Obama vows to fight for assault-weapons ban, other controls on guns
Obama's proposed gun-control measuresWASHINGTON (Reuters) — Here are the main proposals of President Barack Obama's gun-control measures:
-- Require criminal background checks on prospective buyers in all gun sales.
-- Renew and strengthen the federal ban on sales of military-style assault weapons that was in effect 1994-2004.
-- Reinstate a ban on magazines holding more than 10 rounds.
-- Ban the possession of armor-piercing ammunition and its transfer to anyone other than the military and law enforcement.
-- Increase punishments for gun trafficking, particularly by unlicensed dealers or “straw buyers” who purchase arms for criminals.
-- Provide $30 million in one-time grants to states to help school districts develop and implement emergency management plans.
-- Approve the White House's $4 billion proposal to help keep 15,000 police officers on the streets.
-- Confirm a director for the federal Bureau of Alcohol, Tobacco, Firearms and Explosives. The ATF has not had a director for six years.
-- Give $150 million to school districts and law enforcement agencies to hire school resource officers, school psychologists, social workers, and counselors.
-- Reach 750,000 young people through programs to identify mental illness early and refer them to treatment. A new initiative, Project AWARE (Advancing Wellness and Resilience in Education) would provide training for teachers and other adults who regularly interact with students to recognize young people who need help and ensure they are referred to mental health services.
-- Make it easier for states to make information — notably about those with mental health issues — available to the background check system.
-- Direct the Centers for Disease Control and scientific agencies to conduct research into the causes and prevention of gun violence.
-- Direct U.S. Attorney General Eric Holder to review categories of individuals prohibited from having a gun to make sure dangerous people are not slipping through the cracks.
-- Launch a national responsible gun ownership campaign.
-- Require federal law enforcement to trace guns recovered in criminal investigations.
-- Nominate a director for the ATF.
-- Finalize requirements for private health insurance plans to cover mental health services under the healthcare overhaul of 2010.
He proposed banning assault weapons, limiting ammunition magazines to 10 rounds, requiring background checks on all gun purchases, penalizing those who buy guns from unlicensed dealers, hiring 1,000 more school resource officers and spending millions more on training, research and counseling.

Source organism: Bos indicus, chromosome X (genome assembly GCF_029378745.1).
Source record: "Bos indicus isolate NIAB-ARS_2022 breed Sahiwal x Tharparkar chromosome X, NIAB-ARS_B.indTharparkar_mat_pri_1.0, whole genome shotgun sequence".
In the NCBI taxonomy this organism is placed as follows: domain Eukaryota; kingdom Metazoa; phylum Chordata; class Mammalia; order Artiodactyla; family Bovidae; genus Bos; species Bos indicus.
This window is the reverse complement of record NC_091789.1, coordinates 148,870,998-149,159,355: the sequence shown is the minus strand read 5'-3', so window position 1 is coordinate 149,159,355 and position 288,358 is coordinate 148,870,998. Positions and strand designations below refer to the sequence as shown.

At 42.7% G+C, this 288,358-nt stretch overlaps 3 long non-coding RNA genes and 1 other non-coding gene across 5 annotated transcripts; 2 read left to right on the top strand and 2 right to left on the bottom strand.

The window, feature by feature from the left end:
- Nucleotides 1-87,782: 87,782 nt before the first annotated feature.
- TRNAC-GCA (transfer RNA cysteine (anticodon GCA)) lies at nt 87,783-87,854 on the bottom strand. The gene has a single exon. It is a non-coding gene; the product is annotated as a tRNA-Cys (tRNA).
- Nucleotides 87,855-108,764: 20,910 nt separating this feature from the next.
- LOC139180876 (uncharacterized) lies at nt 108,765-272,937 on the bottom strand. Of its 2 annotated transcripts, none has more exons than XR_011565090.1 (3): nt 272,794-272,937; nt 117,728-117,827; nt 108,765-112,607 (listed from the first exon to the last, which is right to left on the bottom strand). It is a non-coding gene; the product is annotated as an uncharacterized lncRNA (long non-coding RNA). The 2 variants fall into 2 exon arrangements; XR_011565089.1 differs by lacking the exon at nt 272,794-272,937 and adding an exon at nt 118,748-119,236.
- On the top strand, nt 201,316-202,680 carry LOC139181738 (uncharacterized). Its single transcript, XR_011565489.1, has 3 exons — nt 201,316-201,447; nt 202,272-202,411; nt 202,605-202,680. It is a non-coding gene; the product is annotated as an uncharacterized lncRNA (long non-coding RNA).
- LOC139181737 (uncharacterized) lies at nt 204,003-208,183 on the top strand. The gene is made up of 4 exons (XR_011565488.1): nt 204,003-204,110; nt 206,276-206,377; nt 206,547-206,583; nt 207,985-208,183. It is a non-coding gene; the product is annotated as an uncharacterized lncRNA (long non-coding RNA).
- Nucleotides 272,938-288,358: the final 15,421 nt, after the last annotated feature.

The sweeping package - much of which needs approval from Congress - came a month after a shooting at an elementary school in Newtown, Conn., left 26 people, including 20 children, dead.
In an emotional midday speech at the White House complex, a somber Obama recalled the innocent Americans who have been killed in a string of mass shootings: at a movie theater last summer in Aurora, Colo.; at a Sikh temple a few weeks later in Oak Creek, Wis.; at a shopping center last month in Clackamas, Ore.; and at Virginia Tech in 2007.
"While there is no law or set of laws that can prevent every senseless act of violence completely, no piece of legislation that will prevent every tragedy, every act of evil, if there is even one thing we can do to reduce this violence, if there is even one life that can be saved, then we've got an obligation to try," Obama said, standing near four young children who had written him letters after the Newtown shooting.
Obama's announcement set off a fierce debate on Capitol Hill, where Republicans and some Democrats oppose changes that they fear would chip away at the Second Amendment right to bear arms.
"I am concerned that many of his (Obama's) proposals infringe on the rights of law-abiding firearm owners, which will not prevent a deranged individual or criminal from obtaining and misusing firearms to commit violence," New Hampshire Republican Sen. Kelly Ayotte said.
Democratic Congresswoman Carol Shea-Porter said she agreed with the President's "comprehensive approach."
"I will not and cannot forget the never-ending scenes of families and communities in shock and mourning, and I will not ignore the calls of our citizens to do something to help stop the violence."
Fellow New Hampshire Democrat Annie Kuster said: "Both parties need to come together to take a comprehensive, common sense approach that's focused on strengthening the enforcement of existing laws, improving access to mental health services, and protecting our communities from military-style assault weapons."
Leaders of the Democratic-led Senate expect to begin debate in two weeks.
In a statement Wednesday, the politically powerful National Rifle Association accused the President of "attacking firearms and ignoring children."
"The NRA will continue to focus on keeping our children safe and securing our schools, fixing our broken mental health system and prosecuting violent criminals to the fullest extent of the law," the group said.
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